Each of the three main engines of the Space Shuttle generates 400,000 pounds of thrust and, of course, terrific vibration. In developing the engines, NASA looked for a special type of fastener, one that could withstand the great shock and vibration of a Shuttle launch without loosening. That was a very big order, but it got bigger: NASA also wanted a 15-cycle reuse capability for the fastener.
Those demanding requirements are met - and exceeded - by the Spiralock (Registered TradeMark) internal thread form type of fastener, manufactured by Detroit Tool Industries, Madison Heights, Michigan. NASA tests of the superfastener showed that the Spiralock did not back off or loosen even when subjected to vibrations 10 times greater than the specified requirement. And the fastener easily topped the 15-cycle requirement; it was found to have no loss of clamping power after 50 cycles. Every Shuttle engine built incorporates more than 750 Spiralock fasteners.
The key Spiralock feature is a unique 30 degree wedge ramp, outlined in blue above. When clamp load is applied during assembly, the Spiralock thread form locks the standard male fastener in place by drawing the crests of the male thread tightly against the wedge ramp. That "wedge-locking" makes Spiralock exceptionally resistant to transverse vibration, the major cause of thread loosening, and substantially reduces the potential of fatigue failure.
To better visualize the unique load distribution properties of Spiralock, Detroit Tool conducted a photoelastic study of conventional and Spiralock threads. The photo above illustrates the difference between Spiralock (upper strip) and a standard thread form (lower strip); in the latter the load is concentrated on the first thread and in the Spiralock the load is distributed evenly across the length of the fastener.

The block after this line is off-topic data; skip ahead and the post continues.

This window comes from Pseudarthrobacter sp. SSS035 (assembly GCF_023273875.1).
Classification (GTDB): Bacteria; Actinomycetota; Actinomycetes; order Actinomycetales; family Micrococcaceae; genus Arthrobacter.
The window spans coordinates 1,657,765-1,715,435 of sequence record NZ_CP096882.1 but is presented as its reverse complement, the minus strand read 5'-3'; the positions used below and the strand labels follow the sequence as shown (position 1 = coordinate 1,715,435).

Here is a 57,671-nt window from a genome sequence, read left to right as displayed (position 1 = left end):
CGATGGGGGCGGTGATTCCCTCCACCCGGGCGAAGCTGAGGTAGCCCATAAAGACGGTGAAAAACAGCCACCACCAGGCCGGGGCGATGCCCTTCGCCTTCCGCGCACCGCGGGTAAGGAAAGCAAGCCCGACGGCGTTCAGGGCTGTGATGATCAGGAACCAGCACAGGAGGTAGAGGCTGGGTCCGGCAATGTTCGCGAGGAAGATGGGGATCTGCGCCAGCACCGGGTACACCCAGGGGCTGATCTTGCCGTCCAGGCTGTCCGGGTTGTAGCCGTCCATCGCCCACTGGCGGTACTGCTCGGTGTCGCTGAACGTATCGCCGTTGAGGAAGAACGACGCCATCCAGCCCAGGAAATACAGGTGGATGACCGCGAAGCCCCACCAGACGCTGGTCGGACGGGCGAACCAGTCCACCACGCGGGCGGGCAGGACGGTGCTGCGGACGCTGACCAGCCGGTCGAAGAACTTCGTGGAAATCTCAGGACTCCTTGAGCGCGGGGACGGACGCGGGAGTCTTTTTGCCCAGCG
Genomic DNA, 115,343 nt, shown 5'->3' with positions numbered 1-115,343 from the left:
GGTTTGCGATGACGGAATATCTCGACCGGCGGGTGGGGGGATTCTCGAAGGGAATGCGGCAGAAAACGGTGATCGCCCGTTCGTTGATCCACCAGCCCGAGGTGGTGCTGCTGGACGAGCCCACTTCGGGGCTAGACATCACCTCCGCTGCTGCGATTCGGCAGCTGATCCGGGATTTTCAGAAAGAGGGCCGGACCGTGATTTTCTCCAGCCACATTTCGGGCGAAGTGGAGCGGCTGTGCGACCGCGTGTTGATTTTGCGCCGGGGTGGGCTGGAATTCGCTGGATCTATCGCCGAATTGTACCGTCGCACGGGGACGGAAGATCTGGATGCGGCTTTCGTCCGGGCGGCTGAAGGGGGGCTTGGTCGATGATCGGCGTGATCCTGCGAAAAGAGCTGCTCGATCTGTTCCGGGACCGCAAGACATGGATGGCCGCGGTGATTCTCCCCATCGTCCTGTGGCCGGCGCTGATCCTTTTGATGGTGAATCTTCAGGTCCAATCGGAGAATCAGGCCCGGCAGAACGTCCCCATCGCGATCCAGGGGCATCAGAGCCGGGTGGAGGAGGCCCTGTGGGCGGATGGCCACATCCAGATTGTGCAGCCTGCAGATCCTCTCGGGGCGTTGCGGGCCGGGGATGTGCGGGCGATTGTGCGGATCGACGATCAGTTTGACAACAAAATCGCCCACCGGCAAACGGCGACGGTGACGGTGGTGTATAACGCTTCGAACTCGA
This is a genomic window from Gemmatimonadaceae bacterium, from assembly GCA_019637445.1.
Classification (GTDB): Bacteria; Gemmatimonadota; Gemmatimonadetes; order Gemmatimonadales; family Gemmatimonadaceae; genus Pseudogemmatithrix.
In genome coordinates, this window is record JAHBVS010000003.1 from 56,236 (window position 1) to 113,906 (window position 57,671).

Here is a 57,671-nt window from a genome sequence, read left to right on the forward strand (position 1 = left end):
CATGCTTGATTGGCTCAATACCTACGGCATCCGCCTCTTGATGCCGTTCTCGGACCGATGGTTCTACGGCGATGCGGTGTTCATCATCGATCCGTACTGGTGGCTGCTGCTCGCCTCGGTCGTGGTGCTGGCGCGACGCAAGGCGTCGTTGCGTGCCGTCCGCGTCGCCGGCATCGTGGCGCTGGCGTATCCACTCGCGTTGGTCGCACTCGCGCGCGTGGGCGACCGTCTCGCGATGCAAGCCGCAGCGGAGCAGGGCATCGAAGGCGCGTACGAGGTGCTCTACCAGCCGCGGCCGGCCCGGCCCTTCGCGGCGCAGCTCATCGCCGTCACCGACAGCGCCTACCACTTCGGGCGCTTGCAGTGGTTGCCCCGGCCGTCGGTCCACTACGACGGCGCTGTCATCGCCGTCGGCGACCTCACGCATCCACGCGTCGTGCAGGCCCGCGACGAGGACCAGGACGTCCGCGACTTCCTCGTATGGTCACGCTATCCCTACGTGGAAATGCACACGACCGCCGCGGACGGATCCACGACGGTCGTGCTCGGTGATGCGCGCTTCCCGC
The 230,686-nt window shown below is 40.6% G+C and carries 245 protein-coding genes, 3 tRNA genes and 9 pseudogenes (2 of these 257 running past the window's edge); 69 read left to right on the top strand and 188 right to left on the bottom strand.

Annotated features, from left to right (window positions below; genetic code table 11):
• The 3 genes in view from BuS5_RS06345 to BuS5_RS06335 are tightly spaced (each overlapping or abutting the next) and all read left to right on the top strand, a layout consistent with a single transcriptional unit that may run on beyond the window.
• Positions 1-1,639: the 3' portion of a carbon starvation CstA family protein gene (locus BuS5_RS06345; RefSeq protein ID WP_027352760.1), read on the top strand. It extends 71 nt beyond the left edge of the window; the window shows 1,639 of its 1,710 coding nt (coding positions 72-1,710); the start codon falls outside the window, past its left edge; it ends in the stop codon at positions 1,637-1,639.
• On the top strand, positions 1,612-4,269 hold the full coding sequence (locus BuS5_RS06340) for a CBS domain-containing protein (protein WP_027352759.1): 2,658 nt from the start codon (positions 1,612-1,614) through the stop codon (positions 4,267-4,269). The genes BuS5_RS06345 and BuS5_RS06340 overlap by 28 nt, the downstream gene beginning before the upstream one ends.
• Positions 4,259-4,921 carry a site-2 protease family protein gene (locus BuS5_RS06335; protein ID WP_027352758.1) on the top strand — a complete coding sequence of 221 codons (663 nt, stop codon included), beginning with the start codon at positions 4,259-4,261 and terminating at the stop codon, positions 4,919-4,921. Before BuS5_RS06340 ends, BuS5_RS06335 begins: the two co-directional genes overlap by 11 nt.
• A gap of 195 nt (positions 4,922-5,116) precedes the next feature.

A user testimonial to Spiralock's effectiveness is supplied by Philips Broadband Networks, Inc. (PBN), Manlius, New York. A manufacturer of broadband radio frequency and fiber optic networks, Philips had long used a special, high quality fastener of another make due to the large number of insertions and withdrawals necessary in certain of the company's products. The fastener provided a high level of joint integrity but it was costly and difficult to assemble.
Pete Strong of the PBN engineering department read in NASA Tech Briefs about the use of Spiralock thread form in space applications. He brought the article to the attention of the Mechanical Engineering Group, which decided to perform comparative strength and insertion/withdrawal testing of their regularly used fastener and Spiralock over a wide temperature range. The performance results for both fasteners were similar, and both far exceeded PBN's customers' requirements. PBN was able to switch to Spiralock in most of its products, eliminating a troublesome installation problem and gaining a bonus in cost reduction on certain product lines where Spiralock fasteners contributed to easier assembly.
Spiralock is a registered trademark of Detroit Tool Industries.